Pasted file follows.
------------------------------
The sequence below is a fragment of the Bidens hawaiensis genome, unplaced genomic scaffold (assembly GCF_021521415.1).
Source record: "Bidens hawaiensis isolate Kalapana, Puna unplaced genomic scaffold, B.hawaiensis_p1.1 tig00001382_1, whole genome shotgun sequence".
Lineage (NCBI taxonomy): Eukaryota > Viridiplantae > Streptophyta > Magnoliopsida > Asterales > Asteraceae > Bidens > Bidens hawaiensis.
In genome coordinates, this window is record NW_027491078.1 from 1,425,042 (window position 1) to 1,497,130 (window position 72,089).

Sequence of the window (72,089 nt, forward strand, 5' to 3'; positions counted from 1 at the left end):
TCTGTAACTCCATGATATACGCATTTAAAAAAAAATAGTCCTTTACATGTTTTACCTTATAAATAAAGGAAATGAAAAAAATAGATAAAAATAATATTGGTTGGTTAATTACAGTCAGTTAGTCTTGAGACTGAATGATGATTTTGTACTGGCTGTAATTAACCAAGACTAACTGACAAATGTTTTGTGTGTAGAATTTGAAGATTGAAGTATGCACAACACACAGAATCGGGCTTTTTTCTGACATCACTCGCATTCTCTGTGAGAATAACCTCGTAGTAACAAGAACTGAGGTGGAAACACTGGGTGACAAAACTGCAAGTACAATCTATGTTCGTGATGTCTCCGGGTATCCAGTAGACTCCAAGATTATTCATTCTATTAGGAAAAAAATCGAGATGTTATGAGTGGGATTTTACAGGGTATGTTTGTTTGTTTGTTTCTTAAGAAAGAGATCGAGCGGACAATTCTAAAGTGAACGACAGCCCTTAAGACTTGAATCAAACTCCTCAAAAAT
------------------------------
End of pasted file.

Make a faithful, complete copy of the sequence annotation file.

The sequence below is a fragment of the Bidens hawaiensis genome, unplaced genomic scaffold (assembly GCF_021521415.1).
Source record: "Bidens hawaiensis isolate Kalapana, Puna unplaced genomic scaffold, B.hawaiensis_p1.1 tig00001382_1, whole genome shotgun sequence".
Lineage (NCBI taxonomy): Eukaryota > Viridiplantae > Streptophyta > Magnoliopsida > Asterales > Asteraceae > Bidens > Bidens hawaiensis.
In genome coordinates, this window is record NW_027491078.1 from 1,425,042 (window position 1) to 1,497,130 (window position 72,089).

Sequence of the window (72,089 nt, forward strand, 5' to 3'; positions counted from 1 at the left end):
TCTGTAACTCCATGATATACGCATTTAAAAAAAAATAGTCCTTTACATGTTTTACCTTATAAATAAAGGAAATGAAAAAAATAGATAAAAATAATATTGGTTGGTTAATTACAGTCAGTTAGTCTTGAGACTGAATGATGATTTTGTACTGGCTGTAATTAACCAAGACTAACTGACAAATGTTTTGTGTGTAGAATTTGAAGATTGAAGTATGCACAACACACAGAATCGGGCTTTTTTCTGACATCACTCGCATTCTCTGTGAGAATAACCTCGTAGTAACAAGAACTGAGGTGGAAACACTGGGTGACAAAACTGCAAGTACAATCTATGTTCGTGATGTCTCCGGGTATCCAGTAGACTCCAAGATTATTCATTCTATTAGGAAAAAAATCGAGATGTTATGAGTGGGATTTTACAGGGTATGTTTGTTTGTTTGTTTCTTAAGAAAGAGATCGAGCGGACAATTCTAAAGTGAACGACAGCCCTTAAGACTTGAATCAAACTCCTCAAAAAT